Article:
Botrytis goes by another name: Noble Rot. We should get it out of the way that Botrytis Cinerea is a rot that does infect the grapes. Sounds terrible but it is a wonderous rot that winemakers crave for. Botrytis will suck out the water content of the grapes and leave only the sugars left. Not only this but they will also contribute flavours that are found in the resulting wines as dried apricots, candied lemon, orange marmalade, baking spices, raisins and cinnamon.
Botrytis will only infect grapes that have been covered in a layer of mist in the morning, followed by sunshine in the afternoon, repeated over and over. The more repetition of this process the more likely Botrytis will infect and spread throughout the grape bunches. This is fantastic for winemakers that want to produce a sweet wine, not so much for those that don’t and get stuck with it. Botrytis generally won’t occur on the grape bunches until later on into the harvest so the fair majority of grapes will have already been picked not making that so much of an issue.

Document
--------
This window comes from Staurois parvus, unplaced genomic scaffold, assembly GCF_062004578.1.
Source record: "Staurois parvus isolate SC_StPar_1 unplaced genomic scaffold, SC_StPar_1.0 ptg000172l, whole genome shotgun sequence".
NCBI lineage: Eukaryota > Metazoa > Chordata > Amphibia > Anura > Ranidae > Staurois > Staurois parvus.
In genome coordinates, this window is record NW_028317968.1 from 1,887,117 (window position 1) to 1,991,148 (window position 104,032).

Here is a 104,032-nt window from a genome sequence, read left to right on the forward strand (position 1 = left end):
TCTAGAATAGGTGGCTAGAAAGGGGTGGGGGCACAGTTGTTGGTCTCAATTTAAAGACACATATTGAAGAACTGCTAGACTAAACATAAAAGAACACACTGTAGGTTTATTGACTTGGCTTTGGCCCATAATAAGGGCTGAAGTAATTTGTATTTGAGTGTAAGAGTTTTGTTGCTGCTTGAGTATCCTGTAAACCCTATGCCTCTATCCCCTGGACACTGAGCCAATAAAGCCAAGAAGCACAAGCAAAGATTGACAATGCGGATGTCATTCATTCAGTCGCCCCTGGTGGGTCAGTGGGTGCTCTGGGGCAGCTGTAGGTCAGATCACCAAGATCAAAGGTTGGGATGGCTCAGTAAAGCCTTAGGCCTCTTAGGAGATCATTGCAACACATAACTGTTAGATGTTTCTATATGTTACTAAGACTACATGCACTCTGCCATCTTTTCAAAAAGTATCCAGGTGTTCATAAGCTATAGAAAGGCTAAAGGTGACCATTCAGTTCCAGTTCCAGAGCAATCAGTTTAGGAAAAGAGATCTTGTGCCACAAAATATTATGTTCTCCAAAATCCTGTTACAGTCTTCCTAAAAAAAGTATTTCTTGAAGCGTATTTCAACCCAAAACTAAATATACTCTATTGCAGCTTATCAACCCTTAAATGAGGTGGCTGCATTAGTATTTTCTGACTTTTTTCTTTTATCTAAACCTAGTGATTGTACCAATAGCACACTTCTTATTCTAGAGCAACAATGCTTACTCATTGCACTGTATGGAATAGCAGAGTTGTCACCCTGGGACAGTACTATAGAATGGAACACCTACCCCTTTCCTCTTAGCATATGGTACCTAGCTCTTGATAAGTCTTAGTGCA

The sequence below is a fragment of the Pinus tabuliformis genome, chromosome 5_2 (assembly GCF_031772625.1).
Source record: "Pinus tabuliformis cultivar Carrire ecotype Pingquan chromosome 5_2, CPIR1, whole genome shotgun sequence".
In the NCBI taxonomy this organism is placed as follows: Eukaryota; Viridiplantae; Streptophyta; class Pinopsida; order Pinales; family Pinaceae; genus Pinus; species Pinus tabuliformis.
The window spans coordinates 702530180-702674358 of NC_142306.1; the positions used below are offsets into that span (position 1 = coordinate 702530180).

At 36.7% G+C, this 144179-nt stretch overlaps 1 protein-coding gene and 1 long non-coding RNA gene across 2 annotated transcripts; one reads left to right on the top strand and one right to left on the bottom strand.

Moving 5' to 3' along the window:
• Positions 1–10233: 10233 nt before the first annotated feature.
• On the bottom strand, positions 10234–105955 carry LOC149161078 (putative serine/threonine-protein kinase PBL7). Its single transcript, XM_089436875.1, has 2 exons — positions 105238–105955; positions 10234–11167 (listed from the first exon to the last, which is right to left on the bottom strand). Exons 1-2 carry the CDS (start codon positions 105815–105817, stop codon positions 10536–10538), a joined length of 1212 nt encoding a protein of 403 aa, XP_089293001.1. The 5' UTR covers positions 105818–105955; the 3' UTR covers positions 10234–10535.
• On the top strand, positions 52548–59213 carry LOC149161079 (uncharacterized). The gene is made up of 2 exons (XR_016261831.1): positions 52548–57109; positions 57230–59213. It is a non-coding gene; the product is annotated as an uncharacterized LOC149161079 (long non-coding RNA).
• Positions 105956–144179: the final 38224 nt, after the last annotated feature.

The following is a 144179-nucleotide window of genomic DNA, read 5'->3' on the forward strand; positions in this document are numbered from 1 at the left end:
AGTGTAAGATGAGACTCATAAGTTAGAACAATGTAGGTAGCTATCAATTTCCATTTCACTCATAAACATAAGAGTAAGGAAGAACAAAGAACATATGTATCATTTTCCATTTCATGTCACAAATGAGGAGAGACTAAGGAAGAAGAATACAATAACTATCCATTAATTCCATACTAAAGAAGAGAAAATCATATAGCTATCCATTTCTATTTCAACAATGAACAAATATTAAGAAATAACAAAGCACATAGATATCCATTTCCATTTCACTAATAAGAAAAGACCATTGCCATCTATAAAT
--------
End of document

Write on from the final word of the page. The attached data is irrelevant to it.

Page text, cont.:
Botrytis is behind the leading sweet wines in the world. The famed wines of Sauternes in France, Tokaji in Hungary and the Beerenauslese and Trockenbeerenauslese of Germany and Austria. Most sweet wines produced across the new world of wine will be made in this style as well. There are fantastic examples of Botrytis wines produced across the USA, Australia, South Africa and New Zealand.